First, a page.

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A paradox of nationalism

A paradox of nationalism

Dear Editor,

In recent weeks, Cambodia and Thailand have experienced another tense moment in their roller-coaster relationship as both countries pleaded their case on the Preah Vihear dispute at the International Court of Justice (ICJ).

The first time the two countries took the issue to the ICJ was in 1962, when the court ruled, by nine votes to three, in favour of Cambodia. Following that ruling, there were several diplomatic and military clashes.

The latest military stand-off occurred between 2008 and 2011, following Cambodia’s successful move to have the Preah Vihear temple listed as a UNESCO World Heritage site.

As war became imminent, Cambodia felt compelled to bring the dispute back to the ICJ, requesting that the court interpret its 1962 ruling.

Some analysts doubt the dispute will be put to rest by the pending verdict. Some ultra-nationalist Thai groups have made it clear they intend to ignore the court’s ruling if it is not in Thailand’s favour.  

Few doubt the ability of these groups to re-ignite tension with Cambodia if they’re not satisfied with the court’s decision.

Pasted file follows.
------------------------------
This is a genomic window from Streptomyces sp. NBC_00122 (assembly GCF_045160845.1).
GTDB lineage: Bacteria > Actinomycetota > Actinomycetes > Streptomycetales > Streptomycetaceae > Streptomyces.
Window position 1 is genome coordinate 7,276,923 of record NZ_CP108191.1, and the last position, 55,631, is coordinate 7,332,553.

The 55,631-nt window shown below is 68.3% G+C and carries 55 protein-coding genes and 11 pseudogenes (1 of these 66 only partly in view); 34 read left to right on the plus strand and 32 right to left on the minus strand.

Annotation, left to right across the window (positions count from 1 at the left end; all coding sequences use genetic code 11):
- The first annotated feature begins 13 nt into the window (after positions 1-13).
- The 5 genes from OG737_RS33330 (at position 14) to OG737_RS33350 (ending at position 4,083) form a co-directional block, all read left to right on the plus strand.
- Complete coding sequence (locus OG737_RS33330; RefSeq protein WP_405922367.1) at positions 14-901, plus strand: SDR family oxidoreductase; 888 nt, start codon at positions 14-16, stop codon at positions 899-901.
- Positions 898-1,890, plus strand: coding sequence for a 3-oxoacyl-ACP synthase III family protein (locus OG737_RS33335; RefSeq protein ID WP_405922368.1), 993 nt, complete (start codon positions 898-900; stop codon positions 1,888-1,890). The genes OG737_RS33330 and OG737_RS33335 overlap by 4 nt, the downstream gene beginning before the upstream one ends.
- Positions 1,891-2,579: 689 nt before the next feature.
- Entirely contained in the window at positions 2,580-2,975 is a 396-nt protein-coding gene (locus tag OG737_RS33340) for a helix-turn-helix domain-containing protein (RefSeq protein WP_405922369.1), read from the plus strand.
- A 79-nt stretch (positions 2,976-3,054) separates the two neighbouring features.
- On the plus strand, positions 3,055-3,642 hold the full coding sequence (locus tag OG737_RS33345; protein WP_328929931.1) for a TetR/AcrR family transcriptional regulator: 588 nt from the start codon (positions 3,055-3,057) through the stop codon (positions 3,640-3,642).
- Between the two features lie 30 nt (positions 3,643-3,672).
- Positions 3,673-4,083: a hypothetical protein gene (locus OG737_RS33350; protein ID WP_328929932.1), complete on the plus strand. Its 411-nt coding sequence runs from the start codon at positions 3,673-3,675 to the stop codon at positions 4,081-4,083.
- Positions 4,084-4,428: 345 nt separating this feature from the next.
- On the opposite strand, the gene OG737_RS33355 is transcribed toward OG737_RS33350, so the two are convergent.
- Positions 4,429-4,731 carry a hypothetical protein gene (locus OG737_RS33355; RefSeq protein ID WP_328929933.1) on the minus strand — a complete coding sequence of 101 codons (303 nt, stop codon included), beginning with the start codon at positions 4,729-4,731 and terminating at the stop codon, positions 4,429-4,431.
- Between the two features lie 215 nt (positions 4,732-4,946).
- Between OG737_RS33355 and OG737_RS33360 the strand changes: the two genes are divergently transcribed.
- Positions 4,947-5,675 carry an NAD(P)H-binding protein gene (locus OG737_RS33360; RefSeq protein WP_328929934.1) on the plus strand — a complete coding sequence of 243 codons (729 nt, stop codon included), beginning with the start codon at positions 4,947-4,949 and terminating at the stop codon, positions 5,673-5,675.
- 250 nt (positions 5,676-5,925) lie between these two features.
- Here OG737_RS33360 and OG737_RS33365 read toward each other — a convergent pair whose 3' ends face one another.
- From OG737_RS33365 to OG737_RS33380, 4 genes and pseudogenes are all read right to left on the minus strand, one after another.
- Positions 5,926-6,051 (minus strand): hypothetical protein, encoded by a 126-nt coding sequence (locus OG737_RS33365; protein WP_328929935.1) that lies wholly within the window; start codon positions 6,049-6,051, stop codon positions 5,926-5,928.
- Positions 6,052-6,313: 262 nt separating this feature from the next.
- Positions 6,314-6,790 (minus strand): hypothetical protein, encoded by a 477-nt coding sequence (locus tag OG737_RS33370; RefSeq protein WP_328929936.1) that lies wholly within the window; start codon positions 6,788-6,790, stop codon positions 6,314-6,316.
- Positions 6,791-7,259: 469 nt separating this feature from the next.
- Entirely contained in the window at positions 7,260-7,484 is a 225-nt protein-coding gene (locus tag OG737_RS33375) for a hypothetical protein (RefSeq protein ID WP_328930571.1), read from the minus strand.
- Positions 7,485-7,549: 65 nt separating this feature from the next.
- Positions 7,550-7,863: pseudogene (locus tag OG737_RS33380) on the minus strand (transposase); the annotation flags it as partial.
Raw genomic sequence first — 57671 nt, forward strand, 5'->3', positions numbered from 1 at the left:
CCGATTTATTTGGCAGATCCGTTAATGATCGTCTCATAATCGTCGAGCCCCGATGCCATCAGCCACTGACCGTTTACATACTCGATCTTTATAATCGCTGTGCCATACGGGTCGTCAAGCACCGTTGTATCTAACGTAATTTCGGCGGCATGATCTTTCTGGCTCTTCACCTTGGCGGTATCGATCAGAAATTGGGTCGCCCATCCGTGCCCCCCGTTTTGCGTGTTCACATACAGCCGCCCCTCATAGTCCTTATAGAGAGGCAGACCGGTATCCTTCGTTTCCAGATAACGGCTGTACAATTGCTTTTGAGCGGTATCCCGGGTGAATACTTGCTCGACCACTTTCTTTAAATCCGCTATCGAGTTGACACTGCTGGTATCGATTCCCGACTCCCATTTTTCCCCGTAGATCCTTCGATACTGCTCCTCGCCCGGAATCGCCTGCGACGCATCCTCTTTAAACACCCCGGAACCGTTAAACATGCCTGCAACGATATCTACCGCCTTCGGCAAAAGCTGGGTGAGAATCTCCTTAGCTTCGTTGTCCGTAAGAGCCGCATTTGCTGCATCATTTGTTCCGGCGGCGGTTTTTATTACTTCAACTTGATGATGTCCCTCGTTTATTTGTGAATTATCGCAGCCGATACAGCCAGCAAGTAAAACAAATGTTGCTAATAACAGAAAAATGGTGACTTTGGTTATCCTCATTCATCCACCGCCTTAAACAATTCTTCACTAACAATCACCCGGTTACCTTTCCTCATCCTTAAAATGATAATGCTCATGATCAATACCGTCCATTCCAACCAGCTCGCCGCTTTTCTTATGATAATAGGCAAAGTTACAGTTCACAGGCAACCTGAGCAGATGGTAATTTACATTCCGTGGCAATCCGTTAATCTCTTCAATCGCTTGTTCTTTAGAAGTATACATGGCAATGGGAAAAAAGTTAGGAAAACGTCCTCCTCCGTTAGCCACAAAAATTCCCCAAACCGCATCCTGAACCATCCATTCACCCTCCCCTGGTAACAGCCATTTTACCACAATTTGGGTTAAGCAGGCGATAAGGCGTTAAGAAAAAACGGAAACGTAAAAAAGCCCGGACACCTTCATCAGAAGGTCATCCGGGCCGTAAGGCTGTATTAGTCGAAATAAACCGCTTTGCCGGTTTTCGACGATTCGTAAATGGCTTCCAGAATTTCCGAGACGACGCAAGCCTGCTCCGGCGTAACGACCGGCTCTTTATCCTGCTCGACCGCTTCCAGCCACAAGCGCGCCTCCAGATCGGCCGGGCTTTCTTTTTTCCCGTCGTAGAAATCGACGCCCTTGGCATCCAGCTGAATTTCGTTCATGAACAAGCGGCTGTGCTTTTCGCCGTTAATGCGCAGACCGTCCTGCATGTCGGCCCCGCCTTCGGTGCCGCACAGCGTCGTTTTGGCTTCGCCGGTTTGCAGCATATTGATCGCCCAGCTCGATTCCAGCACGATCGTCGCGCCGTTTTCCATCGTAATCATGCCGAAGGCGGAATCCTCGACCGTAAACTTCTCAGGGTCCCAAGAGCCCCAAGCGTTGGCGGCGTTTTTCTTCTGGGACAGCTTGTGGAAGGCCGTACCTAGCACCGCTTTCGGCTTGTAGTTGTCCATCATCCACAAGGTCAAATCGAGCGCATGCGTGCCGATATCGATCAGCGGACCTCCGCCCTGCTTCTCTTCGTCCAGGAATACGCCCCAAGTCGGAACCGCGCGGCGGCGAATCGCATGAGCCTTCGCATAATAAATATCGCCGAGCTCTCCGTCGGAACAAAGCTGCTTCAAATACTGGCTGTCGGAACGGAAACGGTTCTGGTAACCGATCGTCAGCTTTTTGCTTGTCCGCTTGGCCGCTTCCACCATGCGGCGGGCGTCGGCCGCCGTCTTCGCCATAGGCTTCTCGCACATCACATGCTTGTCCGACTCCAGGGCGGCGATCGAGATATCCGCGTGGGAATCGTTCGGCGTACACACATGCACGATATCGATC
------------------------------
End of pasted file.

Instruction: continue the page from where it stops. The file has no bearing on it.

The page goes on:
The question is, how far they will push the envelope at the risk of further damaging the image and interests of their own country?

Nationalism is a well-oiled machine in Thailand, just as it is in Cambodia, but it’s important to point out a key difference.

In Cambodia, the so-called nationalist view and interpretation of history with neighbouring countries are based on numerous independent studies and documents published by credible Western scholars and researchers.   

Thai nationalist sentiment, on the other hand, is predominantly influenced by books written by Thai historians under various forms and degrees of de facto censorship.  

Some Thai scholars have called for the teaching of Thai history to be comprehensively reformed.

As university professors Thamrongsak Petchlertana and Akkhaphong Khamkhun put it:  “The teaching of Thai history . . . should be reformed to eradicate Thais’ superiority complex and condescending attitude, mistrust and even hatred towards their closest neighbours. ”

Cambodia is cautiously hopeful that this view will gain widespread support within the Thai mainstream, and that Thailand will be resilient enough to withstand fake nationalism and persuade Thai nationalist groups to close this epic but pointless chapter of Preah Vihear for good.
 
Davan Long
Montreal, Canada

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